One of a Kind Blanket Chest

This is the second major Christmas present I made for Sarah this last year.blanketchest

(Note: Since we are married, we refer to it as a blanket chest and not a Hope Chest.)

The Carcase

The carcase is built out of plywood with maple on one side and birch on the other. I bought the plywood at Home Depot for about $40, and I only used one sheet. I dug through their pile and found a sheet with some fiddle back on the maple skin.

The carcase measures 36″ long, 22″ high, and 18″ deep. It’s important to keep the chest to the right size. I have seen at least two homemade chests that are too large . The woodworkers mistakenly assumed that 24 x 48″ is the way to go since those are easy measurements. Can I say bulky. I usually design all of my furniture to middle numbers — 3 1/2 feet instead of 4 and 18 inches instead of 24 — since I find this more pleasing to the eye.

The Lid

The lid sports curly maple, walnut, and lyptus veneers. I bought a big chunk of curly maple from a company called All Righteous Woods.

The walnut was scrap and makes up the small diamond in the center. I bought the lyptus from a local lumber yard, and used it for the border.

This was my first attempt making veneers, and they turned out great — thick, straight, and attractive. To cut the veneers, I used a bandsaw to resaw the wood. The veneers are about 1/8″ thick, a thickness that you won’t find commercially. I lacked a vacuum clamp, so to ensure the boards stayed in their proper place, I glued one half down at a time. I stacked a pile of weights on the top to hold the veneers steady while drying.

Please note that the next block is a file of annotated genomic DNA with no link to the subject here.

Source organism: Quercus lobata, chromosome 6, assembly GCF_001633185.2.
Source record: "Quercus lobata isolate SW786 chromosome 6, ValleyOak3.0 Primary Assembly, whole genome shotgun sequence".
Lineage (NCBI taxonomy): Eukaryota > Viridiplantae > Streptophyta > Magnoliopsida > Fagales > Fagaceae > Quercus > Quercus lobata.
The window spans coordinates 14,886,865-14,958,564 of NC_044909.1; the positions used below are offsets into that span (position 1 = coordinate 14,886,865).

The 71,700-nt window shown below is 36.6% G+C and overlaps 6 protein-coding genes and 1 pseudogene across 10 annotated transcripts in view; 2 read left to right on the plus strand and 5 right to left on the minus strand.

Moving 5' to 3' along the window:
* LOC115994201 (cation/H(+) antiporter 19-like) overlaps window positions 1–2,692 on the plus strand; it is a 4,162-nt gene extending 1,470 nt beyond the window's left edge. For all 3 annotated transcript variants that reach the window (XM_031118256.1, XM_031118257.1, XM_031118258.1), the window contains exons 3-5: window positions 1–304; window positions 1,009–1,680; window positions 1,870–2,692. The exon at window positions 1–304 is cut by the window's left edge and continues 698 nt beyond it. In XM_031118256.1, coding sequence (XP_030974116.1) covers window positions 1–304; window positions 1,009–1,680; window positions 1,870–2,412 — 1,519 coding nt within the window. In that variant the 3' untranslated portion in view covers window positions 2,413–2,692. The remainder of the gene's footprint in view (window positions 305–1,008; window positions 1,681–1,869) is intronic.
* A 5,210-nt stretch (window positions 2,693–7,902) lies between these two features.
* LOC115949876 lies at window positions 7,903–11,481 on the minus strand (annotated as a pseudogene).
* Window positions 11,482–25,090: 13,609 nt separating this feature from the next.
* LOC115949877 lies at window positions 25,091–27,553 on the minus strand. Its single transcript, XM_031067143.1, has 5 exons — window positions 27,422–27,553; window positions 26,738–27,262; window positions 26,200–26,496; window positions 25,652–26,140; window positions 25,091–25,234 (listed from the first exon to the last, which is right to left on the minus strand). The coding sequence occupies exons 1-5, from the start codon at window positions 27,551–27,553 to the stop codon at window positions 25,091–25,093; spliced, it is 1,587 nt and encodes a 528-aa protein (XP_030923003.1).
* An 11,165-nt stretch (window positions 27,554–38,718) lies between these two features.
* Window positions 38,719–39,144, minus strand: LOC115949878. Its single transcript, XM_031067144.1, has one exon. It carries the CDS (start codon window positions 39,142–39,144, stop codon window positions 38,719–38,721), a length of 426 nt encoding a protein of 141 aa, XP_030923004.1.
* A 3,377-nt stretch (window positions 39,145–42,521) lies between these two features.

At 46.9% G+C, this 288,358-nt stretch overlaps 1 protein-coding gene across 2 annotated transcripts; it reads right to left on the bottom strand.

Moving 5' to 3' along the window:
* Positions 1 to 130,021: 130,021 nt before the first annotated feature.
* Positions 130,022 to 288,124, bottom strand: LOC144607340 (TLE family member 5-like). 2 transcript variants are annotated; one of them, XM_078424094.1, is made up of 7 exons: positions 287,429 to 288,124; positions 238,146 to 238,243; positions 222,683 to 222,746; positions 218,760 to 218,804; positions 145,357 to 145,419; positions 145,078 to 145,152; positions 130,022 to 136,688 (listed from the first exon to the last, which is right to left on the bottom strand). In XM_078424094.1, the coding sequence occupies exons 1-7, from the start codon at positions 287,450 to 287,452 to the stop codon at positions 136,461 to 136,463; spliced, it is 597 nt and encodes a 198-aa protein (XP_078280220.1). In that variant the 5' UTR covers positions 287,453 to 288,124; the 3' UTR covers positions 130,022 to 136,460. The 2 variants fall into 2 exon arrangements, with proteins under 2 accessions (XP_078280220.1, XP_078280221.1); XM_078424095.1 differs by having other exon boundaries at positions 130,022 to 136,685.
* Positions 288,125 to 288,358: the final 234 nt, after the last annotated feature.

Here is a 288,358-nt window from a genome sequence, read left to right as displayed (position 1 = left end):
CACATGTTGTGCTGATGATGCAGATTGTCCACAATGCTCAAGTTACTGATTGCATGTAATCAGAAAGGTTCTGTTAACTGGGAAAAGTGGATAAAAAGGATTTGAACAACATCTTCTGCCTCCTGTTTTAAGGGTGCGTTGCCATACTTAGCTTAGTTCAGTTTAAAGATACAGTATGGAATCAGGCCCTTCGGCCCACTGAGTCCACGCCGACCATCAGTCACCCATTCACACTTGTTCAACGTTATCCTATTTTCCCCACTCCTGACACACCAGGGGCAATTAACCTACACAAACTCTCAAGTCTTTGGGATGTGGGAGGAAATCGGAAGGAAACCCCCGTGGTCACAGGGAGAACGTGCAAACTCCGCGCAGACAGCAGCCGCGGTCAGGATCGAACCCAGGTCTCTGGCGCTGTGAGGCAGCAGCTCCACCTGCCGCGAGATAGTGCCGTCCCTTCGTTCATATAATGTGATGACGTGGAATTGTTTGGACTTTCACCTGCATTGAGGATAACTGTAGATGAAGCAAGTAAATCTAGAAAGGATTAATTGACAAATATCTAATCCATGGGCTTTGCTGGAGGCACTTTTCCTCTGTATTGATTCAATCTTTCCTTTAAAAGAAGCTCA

You will also notice that I book-matched the curly maple together. This added to the geometric design of the lid and carcass, as well as tied the veneer pieces together.

Veneer Lid

Detail of lid

The Interior

I installed aromatic cedar in the inside. My grandpa had a log of cedar lying around and let me resaw it to the thickness needed. It had a deep, purple color and a rich, sweet smell.

The Trim and Details

For the trim, I used the left over lyptus. For the curves, I traced a couple of cans and then cut the wood on the bandsaw. I also ripped a thin strip of maple to tack along the lid edge and top of the carcase to hide the plywood edge.

The Finish

I went out on a limb and tried a completely new finish — an antique maple affect. I followed the steps found on the Association of Restorers website and also referred to my book, Great Wood Finishes by Jewitt (Taunton Press). It was an labor-intensive finish, but the results were worth it.

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~ by Clearwater Hackle on January 9, 2005.

3 Responses to “One of a Kind Blanket Chest”

  1. Thanks for the gift. I love it!

  2. cool veneers, man. Got any more of that maple?

  3. How much do you think you could sell it for? Just curious

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